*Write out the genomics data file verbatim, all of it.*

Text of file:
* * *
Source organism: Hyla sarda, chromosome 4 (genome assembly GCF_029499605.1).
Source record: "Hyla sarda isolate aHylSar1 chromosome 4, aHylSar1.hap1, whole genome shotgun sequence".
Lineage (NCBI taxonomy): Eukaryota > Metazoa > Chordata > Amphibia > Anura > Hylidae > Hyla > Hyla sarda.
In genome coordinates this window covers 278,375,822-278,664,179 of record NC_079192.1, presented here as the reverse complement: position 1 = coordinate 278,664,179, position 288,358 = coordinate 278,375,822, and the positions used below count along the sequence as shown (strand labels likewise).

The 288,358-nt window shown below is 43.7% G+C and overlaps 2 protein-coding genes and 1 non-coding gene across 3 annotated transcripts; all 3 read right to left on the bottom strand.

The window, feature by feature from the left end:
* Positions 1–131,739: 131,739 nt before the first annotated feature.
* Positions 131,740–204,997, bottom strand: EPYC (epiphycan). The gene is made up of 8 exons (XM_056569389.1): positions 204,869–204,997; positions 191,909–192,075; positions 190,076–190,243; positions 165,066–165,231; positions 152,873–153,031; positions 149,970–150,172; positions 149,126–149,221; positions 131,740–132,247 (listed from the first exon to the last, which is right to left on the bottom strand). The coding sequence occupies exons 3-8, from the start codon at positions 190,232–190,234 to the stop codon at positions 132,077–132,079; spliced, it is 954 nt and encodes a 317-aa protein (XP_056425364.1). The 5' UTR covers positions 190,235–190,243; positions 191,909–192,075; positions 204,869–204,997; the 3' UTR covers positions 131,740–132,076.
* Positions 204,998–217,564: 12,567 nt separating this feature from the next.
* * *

Source organism: Hyla sarda, chromosome 4 (genome assembly GCF_029499605.1).
Source record: "Hyla sarda isolate aHylSar1 chromosome 4, aHylSar1.hap1, whole genome shotgun sequence".
Lineage (NCBI taxonomy): Eukaryota > Metazoa > Chordata > Amphibia > Anura > Hylidae > Hyla > Hyla sarda.
In genome coordinates this window covers 278,375,822-278,664,179 of record NC_079192.1, presented here as the reverse complement: position 1 = coordinate 278,664,179, position 288,358 = coordinate 278,375,822, and the positions used below count along the sequence as shown (strand labels likewise).

The 288,358-nt window shown below is 43.7% G+C and overlaps 2 protein-coding genes and 1 non-coding gene across 3 annotated transcripts; all 3 read right to left on the bottom strand.

The window, feature by feature from the left end:
* Positions 1–131,739: 131,739 nt before the first annotated feature.
* Positions 131,740–204,997, bottom strand: EPYC (epiphycan). The gene is made up of 8 exons (XM_056569389.1): positions 204,869–204,997; positions 191,909–192,075; positions 190,076–190,243; positions 165,066–165,231; positions 152,873–153,031; positions 149,970–150,172; positions 149,126–149,221; positions 131,740–132,247 (listed from the first exon to the last, which is right to left on the bottom strand). The coding sequence occupies exons 3-8, from the start codon at positions 190,232–190,234 to the stop codon at positions 132,077–132,079; spliced, it is 954 nt and encodes a 317-aa protein (XP_056425364.1). The 5' UTR covers positions 190,235–190,243; positions 191,909–192,075; positions 204,869–204,997; the 3' UTR covers positions 131,740–132,076.
* Positions 204,998–217,564: 12,567 nt separating this feature from the next.